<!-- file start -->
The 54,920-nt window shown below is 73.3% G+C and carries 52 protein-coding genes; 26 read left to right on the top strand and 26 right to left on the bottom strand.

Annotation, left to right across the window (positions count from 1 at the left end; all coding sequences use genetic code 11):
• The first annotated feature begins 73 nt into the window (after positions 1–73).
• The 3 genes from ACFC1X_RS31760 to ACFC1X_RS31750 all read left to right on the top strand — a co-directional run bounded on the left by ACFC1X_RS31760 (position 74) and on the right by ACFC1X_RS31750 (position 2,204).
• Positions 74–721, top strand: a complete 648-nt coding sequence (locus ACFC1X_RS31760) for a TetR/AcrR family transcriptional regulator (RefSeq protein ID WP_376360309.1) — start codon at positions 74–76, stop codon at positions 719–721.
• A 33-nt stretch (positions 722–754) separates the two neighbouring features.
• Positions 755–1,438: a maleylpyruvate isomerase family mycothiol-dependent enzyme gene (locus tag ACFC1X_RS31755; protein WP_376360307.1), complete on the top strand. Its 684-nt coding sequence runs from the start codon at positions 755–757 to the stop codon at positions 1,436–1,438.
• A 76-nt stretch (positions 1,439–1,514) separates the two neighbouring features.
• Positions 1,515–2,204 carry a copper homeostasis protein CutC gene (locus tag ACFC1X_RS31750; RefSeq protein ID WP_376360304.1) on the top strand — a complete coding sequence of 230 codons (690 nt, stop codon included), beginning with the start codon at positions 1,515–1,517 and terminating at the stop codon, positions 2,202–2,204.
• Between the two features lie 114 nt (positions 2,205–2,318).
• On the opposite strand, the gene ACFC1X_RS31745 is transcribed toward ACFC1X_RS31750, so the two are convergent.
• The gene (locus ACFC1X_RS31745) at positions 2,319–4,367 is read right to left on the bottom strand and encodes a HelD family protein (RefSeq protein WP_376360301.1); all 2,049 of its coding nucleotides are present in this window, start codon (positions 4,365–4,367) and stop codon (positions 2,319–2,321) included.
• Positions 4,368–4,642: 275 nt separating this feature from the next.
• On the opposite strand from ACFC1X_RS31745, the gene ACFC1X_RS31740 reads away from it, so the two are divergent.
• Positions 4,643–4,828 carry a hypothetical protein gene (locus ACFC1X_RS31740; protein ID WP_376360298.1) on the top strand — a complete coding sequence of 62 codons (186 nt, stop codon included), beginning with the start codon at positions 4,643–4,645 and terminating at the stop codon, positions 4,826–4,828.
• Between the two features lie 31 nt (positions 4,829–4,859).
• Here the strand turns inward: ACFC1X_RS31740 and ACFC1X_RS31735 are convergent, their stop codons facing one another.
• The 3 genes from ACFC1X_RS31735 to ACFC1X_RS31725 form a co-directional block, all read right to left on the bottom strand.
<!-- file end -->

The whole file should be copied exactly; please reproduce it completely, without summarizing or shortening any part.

The 54,920-nt window shown below is 73.3% G+C and carries 52 protein-coding genes; 26 read left to right on the top strand and 26 right to left on the bottom strand.

Annotation, left to right across the window (positions count from 1 at the left end; all coding sequences use genetic code 11):
• The first annotated feature begins 73 nt into the window (after positions 1–73).
• The 3 genes from ACFC1X_RS31760 to ACFC1X_RS31750 all read left to right on the top strand — a co-directional run bounded on the left by ACFC1X_RS31760 (position 74) and on the right by ACFC1X_RS31750 (position 2,204).
• Positions 74–721, top strand: a complete 648-nt coding sequence (locus ACFC1X_RS31760) for a TetR/AcrR family transcriptional regulator (RefSeq protein ID WP_376360309.1) — start codon at positions 74–76, stop codon at positions 719–721.
• A 33-nt stretch (positions 722–754) separates the two neighbouring features.
• Positions 755–1,438: a maleylpyruvate isomerase family mycothiol-dependent enzyme gene (locus tag ACFC1X_RS31755; protein WP_376360307.1), complete on the top strand. Its 684-nt coding sequence runs from the start codon at positions 755–757 to the stop codon at positions 1,436–1,438.
• A 76-nt stretch (positions 1,439–1,514) separates the two neighbouring features.
• Positions 1,515–2,204 carry a copper homeostasis protein CutC gene (locus tag ACFC1X_RS31750; RefSeq protein ID WP_376360304.1) on the top strand — a complete coding sequence of 230 codons (690 nt, stop codon included), beginning with the start codon at positions 1,515–1,517 and terminating at the stop codon, positions 2,202–2,204.
• Between the two features lie 114 nt (positions 2,205–2,318).
• On the opposite strand, the gene ACFC1X_RS31745 is transcribed toward ACFC1X_RS31750, so the two are convergent.
• The gene (locus ACFC1X_RS31745) at positions 2,319–4,367 is read right to left on the bottom strand and encodes a HelD family protein (RefSeq protein WP_376360301.1); all 2,049 of its coding nucleotides are present in this window, start codon (positions 4,365–4,367) and stop codon (positions 2,319–2,321) included.
• Positions 4,368–4,642: 275 nt separating this feature from the next.
• On the opposite strand from ACFC1X_RS31745, the gene ACFC1X_RS31740 reads away from it, so the two are divergent.
• Positions 4,643–4,828 carry a hypothetical protein gene (locus ACFC1X_RS31740; protein ID WP_376360298.1) on the top strand — a complete coding sequence of 62 codons (186 nt, stop codon included), beginning with the start codon at positions 4,643–4,645 and terminating at the stop codon, positions 4,826–4,828.
• Between the two features lie 31 nt (positions 4,829–4,859).
• Here the strand turns inward: ACFC1X_RS31740 and ACFC1X_RS31735 are convergent, their stop codons facing one another.
• The 3 genes from ACFC1X_RS31735 to ACFC1X_RS31725 form a co-directional block, all read right to left on the bottom strand.